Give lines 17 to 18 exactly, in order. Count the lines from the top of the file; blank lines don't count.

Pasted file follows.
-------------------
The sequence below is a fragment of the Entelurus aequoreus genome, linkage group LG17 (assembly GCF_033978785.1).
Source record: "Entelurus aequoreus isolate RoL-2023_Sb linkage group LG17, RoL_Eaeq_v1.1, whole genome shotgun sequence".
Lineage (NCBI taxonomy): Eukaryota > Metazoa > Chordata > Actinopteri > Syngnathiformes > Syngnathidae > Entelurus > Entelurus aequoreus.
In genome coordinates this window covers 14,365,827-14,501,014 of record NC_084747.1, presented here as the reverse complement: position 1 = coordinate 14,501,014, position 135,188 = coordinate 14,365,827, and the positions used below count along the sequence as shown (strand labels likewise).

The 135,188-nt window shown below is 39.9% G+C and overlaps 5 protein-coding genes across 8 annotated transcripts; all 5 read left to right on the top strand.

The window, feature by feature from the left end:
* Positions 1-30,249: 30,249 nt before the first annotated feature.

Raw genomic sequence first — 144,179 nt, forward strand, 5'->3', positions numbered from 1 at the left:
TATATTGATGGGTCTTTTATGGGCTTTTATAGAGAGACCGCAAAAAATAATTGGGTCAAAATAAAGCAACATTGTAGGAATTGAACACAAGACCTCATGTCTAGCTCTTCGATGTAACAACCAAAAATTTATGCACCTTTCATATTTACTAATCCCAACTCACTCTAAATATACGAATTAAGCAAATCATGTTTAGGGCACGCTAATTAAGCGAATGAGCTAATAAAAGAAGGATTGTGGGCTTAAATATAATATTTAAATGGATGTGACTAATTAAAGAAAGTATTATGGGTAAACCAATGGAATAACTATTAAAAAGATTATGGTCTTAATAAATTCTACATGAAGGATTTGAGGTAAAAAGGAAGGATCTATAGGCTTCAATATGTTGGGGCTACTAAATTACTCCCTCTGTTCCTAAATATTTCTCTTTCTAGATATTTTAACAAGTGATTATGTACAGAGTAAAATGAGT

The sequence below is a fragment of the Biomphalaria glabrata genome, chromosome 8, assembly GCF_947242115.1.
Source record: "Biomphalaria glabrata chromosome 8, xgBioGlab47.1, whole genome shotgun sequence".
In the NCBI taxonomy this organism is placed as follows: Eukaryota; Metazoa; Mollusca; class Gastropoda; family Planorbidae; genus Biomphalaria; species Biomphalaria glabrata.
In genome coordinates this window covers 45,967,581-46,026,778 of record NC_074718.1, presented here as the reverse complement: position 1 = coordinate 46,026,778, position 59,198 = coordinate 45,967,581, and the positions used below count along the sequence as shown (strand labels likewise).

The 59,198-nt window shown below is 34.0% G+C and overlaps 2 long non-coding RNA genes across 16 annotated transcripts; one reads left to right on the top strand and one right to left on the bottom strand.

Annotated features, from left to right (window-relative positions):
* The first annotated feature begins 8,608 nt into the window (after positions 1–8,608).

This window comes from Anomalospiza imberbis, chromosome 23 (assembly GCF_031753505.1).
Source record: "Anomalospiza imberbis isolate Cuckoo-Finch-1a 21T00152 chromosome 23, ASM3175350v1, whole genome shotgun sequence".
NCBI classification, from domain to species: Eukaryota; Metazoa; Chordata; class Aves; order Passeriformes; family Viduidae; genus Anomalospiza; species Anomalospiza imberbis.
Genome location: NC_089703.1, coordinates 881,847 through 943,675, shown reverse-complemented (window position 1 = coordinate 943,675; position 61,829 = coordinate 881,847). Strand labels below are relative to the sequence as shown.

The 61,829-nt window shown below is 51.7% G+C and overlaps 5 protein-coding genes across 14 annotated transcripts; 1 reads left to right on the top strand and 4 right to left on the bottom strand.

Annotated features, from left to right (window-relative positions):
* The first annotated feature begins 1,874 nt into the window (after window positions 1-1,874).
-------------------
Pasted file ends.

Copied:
This window comes from Anomalospiza imberbis, chromosome 23 (assembly GCF_031753505.1).
Source record: "Anomalospiza imberbis isolate Cuckoo-Finch-1a 21T00152 chromosome 23, ASM3175350v1, whole genome shotgun sequence".